National Wildlife Federation, Reston, VA Amount: $122,700.00 Length: 21 mos.
URL: www.nwf.org/
To build support in Indiana and Michigan for coal gasification as an alternative to conventional coal-burning power plants.

Indiana Wildlife Federation and Michigan United Conservation Clubs would be partners in this effort. National Resources Defense Council;
URL: www.nrdc.org
For its efforts to oppose the construction of new conventional coal plants and promote alternative plants using coal gasification with carbon sequestration.

Ohio Environmental Council, Columbus, OH, Amount: $113,750.00
Length: 21 mos.
URL: www.theoec.org To support its ongoing efforts to promote Integrated Gasification Combined Cycle in Ohio and to oppose the permitting of a conventional coal plant proposed by AMP-Ohio, a municipal utility consortium.

Resources for the Future Inc. Washington, DC, Amount: $75,000.00
To conduct a quantitative assessment of the risks to shareholders and electric utility ratepayers of investing in various coal combustion technologies.

Rockefeller Family Fund New York, NY Amount: $50,000.00
To support ongoing coal advocacy activities of the Renewable Energy Alignment Mapping Project.

University of Wisconsin-Madison Center on Wisconsin Strategy Madison, WI, Amount: $175,000.00
URL: www.cows.org
To build support among labor leaders in Wisconsin and other Midwest states for coal gasification as an alternative to conventional coal power plants.

Establishing a coal or oil connection to the anti-nuclear movement would require a great deal more such evidence. It is more likely that anti-nuclear activist have a prior animosity toward nuclear power that is fundamentally irrational. For a generation they failed to weigh the cost of using coal by the same standards they used to judge nuclear energy. Thus we find Alvin Weinberg writing in the 1970’s about the long term consequences of using coal. Thus in 1977 Weinberg wrote:
“The concentration of C02 in the atmosphere is more strongly tied to the utilization of coal than to that of oil and natural gas simply because the coal resource is so much larger than the oil and gas resource. . . . Thus even if all the oil and gas were burned, the C02 concentration would be increased only by 30 percent; whereas if coal
equivalent to the reserve base is burned, the C02 concentration would increase by 80 percent.”

Weinberg added:

"If we look at the matter in broadest terms, we find ourselves beset with a profound dilemma. The difficulties and risks of the nuclear path have been delineated often and in detail. . . . The major risk in the coal path is the possible CO catastrophic. In a way this is the coal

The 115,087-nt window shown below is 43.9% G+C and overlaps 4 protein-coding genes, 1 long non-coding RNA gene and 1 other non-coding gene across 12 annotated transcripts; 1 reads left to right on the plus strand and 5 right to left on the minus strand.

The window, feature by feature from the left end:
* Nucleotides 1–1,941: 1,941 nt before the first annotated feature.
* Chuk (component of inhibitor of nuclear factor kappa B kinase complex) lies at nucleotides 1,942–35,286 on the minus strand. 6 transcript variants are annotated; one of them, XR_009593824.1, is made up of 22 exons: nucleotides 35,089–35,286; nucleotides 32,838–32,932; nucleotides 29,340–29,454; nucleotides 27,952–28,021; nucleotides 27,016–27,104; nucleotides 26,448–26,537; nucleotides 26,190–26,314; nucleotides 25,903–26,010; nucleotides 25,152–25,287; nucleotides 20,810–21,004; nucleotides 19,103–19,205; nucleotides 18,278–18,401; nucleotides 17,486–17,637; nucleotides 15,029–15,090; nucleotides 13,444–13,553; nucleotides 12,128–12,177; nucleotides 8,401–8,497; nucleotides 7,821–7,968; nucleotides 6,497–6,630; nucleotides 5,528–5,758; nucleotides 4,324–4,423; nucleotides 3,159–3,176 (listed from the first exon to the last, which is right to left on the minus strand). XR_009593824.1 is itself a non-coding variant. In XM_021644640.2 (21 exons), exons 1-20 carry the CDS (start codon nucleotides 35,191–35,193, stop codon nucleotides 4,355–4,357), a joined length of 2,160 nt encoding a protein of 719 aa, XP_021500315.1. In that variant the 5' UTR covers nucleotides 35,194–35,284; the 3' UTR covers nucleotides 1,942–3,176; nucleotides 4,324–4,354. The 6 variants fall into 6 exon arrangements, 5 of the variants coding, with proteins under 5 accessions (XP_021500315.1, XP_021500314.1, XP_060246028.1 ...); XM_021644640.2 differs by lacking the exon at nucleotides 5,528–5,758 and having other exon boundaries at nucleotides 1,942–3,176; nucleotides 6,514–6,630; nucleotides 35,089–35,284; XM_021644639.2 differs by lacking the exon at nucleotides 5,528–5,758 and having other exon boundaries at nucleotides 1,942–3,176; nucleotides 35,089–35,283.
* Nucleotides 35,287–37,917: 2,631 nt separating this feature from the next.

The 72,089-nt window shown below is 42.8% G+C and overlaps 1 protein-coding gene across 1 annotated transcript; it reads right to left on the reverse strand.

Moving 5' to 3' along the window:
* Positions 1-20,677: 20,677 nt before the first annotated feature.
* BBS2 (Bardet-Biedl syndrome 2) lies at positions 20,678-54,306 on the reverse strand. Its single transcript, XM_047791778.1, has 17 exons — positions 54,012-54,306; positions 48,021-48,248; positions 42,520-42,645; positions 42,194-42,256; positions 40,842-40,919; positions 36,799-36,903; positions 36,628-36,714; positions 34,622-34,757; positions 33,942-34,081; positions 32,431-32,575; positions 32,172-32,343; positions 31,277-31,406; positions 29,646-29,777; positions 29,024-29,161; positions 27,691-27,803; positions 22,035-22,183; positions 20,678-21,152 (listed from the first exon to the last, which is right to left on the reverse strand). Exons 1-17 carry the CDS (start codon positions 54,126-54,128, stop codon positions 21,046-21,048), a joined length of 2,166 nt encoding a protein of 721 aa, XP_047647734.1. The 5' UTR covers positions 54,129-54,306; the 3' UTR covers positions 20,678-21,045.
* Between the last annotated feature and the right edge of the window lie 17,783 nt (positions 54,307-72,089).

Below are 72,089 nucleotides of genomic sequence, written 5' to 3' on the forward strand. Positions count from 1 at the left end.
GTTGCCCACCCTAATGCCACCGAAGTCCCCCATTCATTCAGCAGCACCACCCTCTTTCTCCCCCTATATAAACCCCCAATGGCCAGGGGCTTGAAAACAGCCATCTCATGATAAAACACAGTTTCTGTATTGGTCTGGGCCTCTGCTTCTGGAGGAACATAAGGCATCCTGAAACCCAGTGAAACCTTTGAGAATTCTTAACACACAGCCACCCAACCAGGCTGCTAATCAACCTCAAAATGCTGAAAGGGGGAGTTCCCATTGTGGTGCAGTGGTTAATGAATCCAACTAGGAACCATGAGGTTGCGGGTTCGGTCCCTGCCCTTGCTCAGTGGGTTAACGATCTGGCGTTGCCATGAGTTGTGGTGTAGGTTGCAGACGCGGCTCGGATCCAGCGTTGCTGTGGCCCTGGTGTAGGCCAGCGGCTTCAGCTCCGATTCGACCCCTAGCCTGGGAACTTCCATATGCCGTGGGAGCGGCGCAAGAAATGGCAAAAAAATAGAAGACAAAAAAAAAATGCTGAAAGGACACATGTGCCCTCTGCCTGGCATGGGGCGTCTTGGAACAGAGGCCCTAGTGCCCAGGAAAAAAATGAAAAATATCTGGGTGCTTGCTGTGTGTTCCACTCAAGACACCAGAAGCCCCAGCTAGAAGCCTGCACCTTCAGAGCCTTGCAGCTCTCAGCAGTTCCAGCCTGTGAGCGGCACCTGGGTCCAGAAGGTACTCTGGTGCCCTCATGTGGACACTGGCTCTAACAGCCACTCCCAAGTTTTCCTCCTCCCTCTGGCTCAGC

analogue of nuclear proliferation: it is global, uncertain, possibly catastrophic. Thus we see the dimensions of the dilemma: the two energy systems upon which we are expecting to depend, at least over the medium term, are flawed to a degree that is at present essentially impossible to fully estimate, and that indeed may never be fully possible to estimate. To those who embrace coal as a fission-free bridge to a solar future, the CO question should inject a note of prudent concern: we can turn the phrase around and ask whether fission based on reactors of current design perhaps will have to serve as a coal-free bridge to a fusion, breeder, or solar future.”

We ought to consider this. Alvin Weinberg saw something in 1977, that Ralph Nader and Amory Lovins didn’t, that a benign neglect of the problems of a coal based energy future could lead to catastrophic climate change. Nader had access to Weinberg’s thinking about the energy future, and thus has no excuse for not being aware about the threat that CO2 generated by fossil fuel use posed for global climate. Lovins was also aware of Weinberg's thinking. Weinberg was clearly trying to take into account the arguments about the energy future posed by Nader and Lovins, and if anything, Weinberg was overly concerned by the dangers of nuclear proliferation.

It goes without saying that neither Nader or Lovins were overly conserned about climate change caused by burning fossil fuels.


donb said...

A very thoughtful post on the motivations of those who oppose inexpensive and plentiful energy that can be had from centralized generation using nuclear fuel.

I think there is a secondary motivation. I believe that Nader, Lovins and others of this ilk believe that energy consumption is a necessary evil. Thus increased energy consumption is immoral. Inexpensive and plentiful energy would only aid increased consumption, thus anything that might supply it is also immoral.